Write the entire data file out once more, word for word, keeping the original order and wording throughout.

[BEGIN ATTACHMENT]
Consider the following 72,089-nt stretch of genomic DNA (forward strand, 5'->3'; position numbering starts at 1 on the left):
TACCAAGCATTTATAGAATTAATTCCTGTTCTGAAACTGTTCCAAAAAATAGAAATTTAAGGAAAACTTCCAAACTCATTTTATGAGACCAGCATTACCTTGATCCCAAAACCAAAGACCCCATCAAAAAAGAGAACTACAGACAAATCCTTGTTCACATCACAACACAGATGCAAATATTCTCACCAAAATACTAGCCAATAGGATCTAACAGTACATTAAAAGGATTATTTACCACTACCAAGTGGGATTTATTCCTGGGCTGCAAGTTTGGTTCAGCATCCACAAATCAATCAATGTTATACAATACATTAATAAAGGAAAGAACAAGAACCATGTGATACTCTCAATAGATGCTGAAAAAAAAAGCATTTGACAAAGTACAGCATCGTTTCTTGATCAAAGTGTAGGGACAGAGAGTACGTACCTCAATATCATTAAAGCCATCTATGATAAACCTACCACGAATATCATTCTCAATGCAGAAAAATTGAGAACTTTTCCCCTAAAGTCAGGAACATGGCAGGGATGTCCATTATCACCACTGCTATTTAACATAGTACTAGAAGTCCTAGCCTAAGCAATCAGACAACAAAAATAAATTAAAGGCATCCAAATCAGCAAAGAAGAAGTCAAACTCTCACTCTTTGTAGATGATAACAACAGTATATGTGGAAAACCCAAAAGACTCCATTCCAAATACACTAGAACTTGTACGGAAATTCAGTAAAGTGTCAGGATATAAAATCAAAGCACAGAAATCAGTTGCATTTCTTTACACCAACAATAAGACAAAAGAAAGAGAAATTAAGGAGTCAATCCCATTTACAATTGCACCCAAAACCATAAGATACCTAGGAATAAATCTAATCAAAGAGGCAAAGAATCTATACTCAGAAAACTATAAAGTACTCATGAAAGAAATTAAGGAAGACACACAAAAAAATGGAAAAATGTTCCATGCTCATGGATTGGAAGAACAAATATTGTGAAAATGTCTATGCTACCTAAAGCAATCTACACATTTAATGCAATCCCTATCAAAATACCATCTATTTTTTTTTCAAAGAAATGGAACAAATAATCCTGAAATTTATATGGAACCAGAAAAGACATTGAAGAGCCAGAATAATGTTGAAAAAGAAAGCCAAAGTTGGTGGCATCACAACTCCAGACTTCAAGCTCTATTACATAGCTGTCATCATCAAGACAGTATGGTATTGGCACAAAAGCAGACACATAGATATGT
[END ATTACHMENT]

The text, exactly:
Consider the following 72,089-nt stretch of genomic DNA (forward strand, 5'->3'; position numbering starts at 1 on the left):
TACCAAGCATTTATAGAATTAATTCCTGTTCTGAAACTGTTCCAAAAAATAGAAATTTAAGGAAAACTTCCAAACTCATTTTATGAGACCAGCATTACCTTGATCCCAAAACCAAAGACCCCATCAAAAAAGAGAACTACAGACAAATCCTTGTTCACATCACAACACAGATGCAAATATTCTCACCAAAATACTAGCCAATAGGATCTAACAGTACATTAAAAGGATTATTTACCACTACCAAGTGGGATTTATTCCTGGGCTGCAAGTTTGGTTCAGCATCCACAAATCAATCAATGTTATACAATACATTAATAAAGGAAAGAACAAGAACCATGTGATACTCTCAATAGATGCTGAAAAAAAAAGCATTTGACAAAGTACAGCATCGTTTCTTGATCAAAGTGTAGGGACAGAGAGTACGTACCTCAATATCATTAAAGCCATCTATGATAAACCTACCACGAATATCATTCTCAATGCAGAAAAATTGAGAACTTTTCCCCTAAAGTCAGGAACATGGCAGGGATGTCCATTATCACCACTGCTATTTAACATAGTACTAGAAGTCCTAGCCTAAGCAATCAGACAACAAAAATAAATTAAAGGCATCCAAATCAGCAAAGAAGAAGTCAAACTCTCACTCTTTGTAGATGATAACAACAGTATATGTGGAAAACCCAAAAGACTCCATTCCAAATACACTAGAACTTGTACGGAAATTCAGTAAAGTGTCAGGATATAAAATCAAAGCACAGAAATCAGTTGCATTTCTTTACACCAACAATAAGACAAAAGAAAGAGAAATTAAGGAGTCAATCCCATTTACAATTGCACCCAAAACCATAAGATACCTAGGAATAAATCTAATCAAAGAGGCAAAGAATCTATACTCAGAAAACTATAAAGTACTCATGAAAGAAATTAAGGAAGACACACAAAAAAATGGAAAAATGTTCCATGCTCATGGATTGGAAGAACAAATATTGTGAAAATGTCTATGCTACCTAAAGCAATCTACACATTTAATGCAATCCCTATCAAAATACCATCTATTTTTTTTTCAAAGAAATGGAACAAATAATCCTGAAATTTATATGGAACCAGAAAAGACATTGAAGAGCCAGAATAATGTTGAAAAAGAAAGCCAAAGTTGGTGGCATCACAACTCCAGACTTCAAGCTCTATTACATAGCTGTCATCATCAAGACAGTATGGTATTGGCACAAAAGCAGACACATAGATATGT